Numerous smoke plumes from burning fires are shown over southern Sudan in this Envisat image. Although the cause of these fires is unknown, agricultural fires in the region are common this time of year because the dry season begins in November. Deliberate fires are often set to burn out papyrus plants so grass can grow and feed livestock.
The Sudd (the lush green area running from the top left to the bottom centre of the image) is a network of channels, lakes and swamps. The size of France, it is one of Africa’s largest floodplains and provides watering and feeding grounds for many endemic mammals and birds as well as for large populations of migratory species.
The Sudd is created by the White Nile, which along with the Blue Nile forms the world’s longest river – the Nile. The White Nile, also known in various sections as the Bahr-el-Abiad, Bahr-el-Jebel, Albert Nile and Victoria Nile, rises in the headwaters of Lake Victoria and runs through Uganda before entering Sudan and creating the Sudd. The Blue and White Nile Rivers come together in the north at Khartoum, Sudan's principal agricultural area.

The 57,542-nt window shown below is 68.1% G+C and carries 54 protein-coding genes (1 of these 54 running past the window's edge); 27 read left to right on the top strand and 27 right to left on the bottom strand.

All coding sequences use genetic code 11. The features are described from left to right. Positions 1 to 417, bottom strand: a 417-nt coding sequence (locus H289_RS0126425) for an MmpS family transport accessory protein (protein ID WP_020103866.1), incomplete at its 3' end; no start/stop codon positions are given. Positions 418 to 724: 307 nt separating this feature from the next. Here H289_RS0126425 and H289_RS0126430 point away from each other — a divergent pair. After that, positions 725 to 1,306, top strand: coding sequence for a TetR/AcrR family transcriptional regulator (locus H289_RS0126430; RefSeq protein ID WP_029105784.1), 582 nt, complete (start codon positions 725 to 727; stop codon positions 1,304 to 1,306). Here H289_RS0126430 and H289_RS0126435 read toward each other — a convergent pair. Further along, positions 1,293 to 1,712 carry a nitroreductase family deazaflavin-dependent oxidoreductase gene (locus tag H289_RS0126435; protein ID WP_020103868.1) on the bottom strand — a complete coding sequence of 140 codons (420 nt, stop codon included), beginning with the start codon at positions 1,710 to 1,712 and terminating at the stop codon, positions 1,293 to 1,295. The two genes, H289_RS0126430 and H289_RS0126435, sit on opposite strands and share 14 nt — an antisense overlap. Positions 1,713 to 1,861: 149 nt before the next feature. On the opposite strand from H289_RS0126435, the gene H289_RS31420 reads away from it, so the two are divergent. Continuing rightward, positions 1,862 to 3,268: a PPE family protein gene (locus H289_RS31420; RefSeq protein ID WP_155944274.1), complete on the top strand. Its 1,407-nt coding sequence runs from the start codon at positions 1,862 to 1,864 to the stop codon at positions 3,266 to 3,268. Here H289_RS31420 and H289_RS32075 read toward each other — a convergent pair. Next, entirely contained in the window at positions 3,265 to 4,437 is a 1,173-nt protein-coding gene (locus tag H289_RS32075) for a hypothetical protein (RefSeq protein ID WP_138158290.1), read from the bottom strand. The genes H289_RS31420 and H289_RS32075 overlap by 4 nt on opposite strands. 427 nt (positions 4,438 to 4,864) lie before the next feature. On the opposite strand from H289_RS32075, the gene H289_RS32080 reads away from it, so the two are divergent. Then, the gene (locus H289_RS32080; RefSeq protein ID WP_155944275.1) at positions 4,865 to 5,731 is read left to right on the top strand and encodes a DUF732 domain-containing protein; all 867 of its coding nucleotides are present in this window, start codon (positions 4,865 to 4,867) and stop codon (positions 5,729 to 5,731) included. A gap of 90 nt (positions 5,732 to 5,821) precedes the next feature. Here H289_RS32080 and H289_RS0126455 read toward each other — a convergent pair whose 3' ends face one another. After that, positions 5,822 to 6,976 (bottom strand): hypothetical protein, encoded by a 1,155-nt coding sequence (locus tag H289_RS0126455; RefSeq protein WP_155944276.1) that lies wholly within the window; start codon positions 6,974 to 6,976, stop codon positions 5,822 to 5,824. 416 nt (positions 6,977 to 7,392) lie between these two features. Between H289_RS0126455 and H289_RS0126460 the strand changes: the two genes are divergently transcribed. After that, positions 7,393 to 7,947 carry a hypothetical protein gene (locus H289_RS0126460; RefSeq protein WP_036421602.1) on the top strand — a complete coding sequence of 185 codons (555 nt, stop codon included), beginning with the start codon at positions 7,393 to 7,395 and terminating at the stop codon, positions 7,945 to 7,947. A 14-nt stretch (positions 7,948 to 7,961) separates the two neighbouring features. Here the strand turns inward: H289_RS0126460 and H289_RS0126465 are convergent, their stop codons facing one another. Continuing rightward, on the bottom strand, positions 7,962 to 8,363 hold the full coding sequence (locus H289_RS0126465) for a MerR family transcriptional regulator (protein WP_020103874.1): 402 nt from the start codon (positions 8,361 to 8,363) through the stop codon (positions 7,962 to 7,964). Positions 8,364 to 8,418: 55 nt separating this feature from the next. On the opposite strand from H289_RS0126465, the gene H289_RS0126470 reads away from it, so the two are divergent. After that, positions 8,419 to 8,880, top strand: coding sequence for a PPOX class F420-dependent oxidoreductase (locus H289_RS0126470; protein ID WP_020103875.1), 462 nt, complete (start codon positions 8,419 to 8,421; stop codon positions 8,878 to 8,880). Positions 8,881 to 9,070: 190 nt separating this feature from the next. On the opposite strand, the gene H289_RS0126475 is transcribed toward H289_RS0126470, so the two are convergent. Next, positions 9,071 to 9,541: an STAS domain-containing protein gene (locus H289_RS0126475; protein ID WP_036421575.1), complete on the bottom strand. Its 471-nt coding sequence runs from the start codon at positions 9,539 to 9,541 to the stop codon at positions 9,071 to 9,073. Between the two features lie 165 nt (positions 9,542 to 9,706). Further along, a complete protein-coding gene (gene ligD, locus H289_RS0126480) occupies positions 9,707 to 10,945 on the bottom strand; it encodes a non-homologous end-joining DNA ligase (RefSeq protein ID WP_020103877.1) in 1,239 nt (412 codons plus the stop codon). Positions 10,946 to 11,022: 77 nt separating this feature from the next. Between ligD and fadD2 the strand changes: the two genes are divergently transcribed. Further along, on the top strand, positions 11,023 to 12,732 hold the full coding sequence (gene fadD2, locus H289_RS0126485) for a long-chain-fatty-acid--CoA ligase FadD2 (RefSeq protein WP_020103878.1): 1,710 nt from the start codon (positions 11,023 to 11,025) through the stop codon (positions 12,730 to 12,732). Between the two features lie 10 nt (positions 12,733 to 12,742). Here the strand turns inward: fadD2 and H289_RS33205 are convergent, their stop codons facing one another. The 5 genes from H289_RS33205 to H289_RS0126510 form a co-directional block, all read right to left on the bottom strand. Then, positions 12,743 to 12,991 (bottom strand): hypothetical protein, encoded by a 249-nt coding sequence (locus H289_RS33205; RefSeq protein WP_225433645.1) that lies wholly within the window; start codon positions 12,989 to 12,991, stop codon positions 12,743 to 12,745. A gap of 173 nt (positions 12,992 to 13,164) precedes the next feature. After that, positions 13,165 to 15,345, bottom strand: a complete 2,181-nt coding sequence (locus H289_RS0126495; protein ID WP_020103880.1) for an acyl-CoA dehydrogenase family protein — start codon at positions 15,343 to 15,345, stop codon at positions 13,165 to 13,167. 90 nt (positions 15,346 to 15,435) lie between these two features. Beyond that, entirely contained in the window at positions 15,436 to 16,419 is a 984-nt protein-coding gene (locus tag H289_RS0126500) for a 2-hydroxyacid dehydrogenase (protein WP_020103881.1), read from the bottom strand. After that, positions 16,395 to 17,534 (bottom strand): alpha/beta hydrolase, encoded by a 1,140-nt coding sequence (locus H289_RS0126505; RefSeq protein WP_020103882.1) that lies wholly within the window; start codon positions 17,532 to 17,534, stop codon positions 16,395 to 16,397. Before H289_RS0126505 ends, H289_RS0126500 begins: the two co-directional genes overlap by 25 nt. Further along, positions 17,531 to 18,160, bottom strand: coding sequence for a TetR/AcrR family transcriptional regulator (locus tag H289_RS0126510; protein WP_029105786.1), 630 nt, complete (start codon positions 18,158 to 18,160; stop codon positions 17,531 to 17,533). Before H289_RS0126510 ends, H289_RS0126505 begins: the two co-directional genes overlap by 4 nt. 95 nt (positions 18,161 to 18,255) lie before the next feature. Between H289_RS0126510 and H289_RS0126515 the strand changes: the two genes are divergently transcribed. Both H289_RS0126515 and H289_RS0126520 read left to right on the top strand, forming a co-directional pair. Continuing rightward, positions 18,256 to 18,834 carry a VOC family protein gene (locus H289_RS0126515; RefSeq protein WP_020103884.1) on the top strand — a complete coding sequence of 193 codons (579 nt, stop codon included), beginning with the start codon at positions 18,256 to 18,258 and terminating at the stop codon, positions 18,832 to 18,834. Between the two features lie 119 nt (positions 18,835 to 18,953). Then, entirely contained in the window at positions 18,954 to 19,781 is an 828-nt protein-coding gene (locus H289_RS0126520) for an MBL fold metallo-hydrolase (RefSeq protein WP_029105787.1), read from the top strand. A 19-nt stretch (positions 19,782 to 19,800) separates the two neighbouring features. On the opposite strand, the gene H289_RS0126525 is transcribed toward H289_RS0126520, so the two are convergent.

For thousands of years the source of the Nile remained a mystery despite extensive efforts by the Greeks and Romans to locate it. The Sudd played a major role in keeping the origins of the Nile a mystery because explorers were not able to navigate through its swampy marshes. In 1858 British explorer John Hanning Speke became the first European to identify Lake Victoria as the Nile’s source.
Plans for the White Nile to bypass the Sudd to allow more water to reach the river downstream in the deserts of northern Sudan and Egypt resulted in the Jonglei canal. Construction began on the canal in 1978 but was suspended in 1983. Many conservation groups oppose the canal saying it will be disadvantageous to the area’s indigenous tribes and wildlife.
This image was acquired on 11 December 2006 by Envisat’s Medium Resolution Imaging Spectrometer (MERIS) instrument while working in Full Resolution mode.